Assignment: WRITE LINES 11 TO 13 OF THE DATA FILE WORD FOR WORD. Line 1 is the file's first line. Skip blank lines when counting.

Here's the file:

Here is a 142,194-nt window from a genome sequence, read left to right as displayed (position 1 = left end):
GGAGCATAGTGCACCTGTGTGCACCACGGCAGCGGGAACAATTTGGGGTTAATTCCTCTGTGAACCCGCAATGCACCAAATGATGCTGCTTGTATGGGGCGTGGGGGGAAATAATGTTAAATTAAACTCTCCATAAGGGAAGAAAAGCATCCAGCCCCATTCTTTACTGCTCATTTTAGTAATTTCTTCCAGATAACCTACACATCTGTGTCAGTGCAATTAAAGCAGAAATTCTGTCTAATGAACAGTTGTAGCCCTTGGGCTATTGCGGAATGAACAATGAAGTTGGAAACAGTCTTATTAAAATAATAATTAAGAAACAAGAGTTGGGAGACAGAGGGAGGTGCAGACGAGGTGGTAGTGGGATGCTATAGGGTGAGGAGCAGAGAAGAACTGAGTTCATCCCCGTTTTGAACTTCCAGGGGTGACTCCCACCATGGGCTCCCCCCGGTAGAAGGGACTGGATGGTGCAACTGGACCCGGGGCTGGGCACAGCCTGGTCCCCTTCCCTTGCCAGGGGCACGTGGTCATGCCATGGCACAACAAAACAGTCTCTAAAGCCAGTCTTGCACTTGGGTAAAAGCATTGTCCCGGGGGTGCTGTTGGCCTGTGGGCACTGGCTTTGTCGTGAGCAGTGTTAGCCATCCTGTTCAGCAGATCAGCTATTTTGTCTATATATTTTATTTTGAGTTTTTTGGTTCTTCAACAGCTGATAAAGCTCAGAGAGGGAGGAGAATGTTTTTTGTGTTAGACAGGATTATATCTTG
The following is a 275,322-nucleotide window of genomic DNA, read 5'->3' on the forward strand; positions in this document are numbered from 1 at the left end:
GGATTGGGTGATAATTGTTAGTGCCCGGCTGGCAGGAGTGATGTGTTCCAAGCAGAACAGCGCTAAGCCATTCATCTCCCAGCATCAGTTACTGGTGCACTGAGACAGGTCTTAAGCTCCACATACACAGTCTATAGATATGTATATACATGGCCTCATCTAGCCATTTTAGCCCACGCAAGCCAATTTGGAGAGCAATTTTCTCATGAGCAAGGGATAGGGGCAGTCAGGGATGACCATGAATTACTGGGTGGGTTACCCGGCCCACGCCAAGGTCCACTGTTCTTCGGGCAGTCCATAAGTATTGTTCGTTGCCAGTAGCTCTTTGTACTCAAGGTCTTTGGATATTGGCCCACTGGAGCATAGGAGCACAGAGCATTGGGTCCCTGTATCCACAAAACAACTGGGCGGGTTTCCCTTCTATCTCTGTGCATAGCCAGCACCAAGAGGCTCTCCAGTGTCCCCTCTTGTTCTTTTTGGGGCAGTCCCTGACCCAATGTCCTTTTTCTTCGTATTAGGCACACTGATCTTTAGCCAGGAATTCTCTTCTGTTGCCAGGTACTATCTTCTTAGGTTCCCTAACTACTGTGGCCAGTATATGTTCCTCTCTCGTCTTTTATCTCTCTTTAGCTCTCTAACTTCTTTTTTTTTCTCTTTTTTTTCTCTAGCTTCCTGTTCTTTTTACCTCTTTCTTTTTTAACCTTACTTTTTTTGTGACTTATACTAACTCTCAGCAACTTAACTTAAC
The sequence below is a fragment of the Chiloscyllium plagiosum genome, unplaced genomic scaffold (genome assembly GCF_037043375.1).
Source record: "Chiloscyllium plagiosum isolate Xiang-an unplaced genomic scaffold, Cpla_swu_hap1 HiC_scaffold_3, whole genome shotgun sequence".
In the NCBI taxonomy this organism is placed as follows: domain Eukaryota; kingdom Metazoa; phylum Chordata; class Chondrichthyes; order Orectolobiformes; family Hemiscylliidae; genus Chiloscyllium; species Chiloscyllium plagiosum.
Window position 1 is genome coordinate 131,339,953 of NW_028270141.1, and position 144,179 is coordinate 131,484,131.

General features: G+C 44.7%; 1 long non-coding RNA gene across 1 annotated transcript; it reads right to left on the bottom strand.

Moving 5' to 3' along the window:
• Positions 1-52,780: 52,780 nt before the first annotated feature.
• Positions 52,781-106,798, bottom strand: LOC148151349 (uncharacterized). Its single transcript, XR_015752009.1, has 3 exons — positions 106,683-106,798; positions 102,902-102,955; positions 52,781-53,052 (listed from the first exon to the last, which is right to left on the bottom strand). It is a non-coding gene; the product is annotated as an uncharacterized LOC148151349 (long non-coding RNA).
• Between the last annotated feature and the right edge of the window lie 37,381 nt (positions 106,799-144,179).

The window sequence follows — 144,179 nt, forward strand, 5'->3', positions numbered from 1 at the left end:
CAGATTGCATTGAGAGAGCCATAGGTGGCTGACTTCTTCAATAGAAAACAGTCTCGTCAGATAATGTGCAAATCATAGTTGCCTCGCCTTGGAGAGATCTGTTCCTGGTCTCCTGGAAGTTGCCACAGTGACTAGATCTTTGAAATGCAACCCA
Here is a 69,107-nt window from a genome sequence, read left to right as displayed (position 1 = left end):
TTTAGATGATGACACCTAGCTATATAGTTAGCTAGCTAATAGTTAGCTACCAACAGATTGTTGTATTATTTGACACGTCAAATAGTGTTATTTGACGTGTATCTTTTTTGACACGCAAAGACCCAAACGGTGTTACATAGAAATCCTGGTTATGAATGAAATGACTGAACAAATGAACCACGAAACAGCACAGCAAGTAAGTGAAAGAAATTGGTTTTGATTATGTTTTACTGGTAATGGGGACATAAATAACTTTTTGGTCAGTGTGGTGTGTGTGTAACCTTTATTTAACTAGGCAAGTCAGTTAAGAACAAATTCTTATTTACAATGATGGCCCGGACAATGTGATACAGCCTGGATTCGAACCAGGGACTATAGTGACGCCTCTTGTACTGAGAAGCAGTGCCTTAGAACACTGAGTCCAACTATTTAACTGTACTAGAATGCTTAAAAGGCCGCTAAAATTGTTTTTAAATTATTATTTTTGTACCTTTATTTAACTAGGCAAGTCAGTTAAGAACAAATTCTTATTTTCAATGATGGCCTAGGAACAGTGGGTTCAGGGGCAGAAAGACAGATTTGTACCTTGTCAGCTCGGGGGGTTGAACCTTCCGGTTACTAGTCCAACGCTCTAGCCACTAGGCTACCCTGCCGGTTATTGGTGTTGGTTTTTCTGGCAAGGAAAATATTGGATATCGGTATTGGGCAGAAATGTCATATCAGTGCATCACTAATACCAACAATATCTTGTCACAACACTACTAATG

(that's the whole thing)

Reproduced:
• Positions 1-52,780: 52,780 nt before the first annotated feature.
• Positions 52,781-106,798, bottom strand: LOC148151349 (uncharacterized). Its single transcript, XR_015752009.1, has 3 exons — positions 106,683-106,798; positions 102,902-102,955; positions 52,781-53,052 (listed from the first exon to the last, which is right to left on the bottom strand). It is a non-coding gene; the product is annotated as an uncharacterized LOC148151349 (long non-coding RNA).
• Between the last annotated feature and the right edge of the window lie 37,381 nt (positions 106,799-144,179).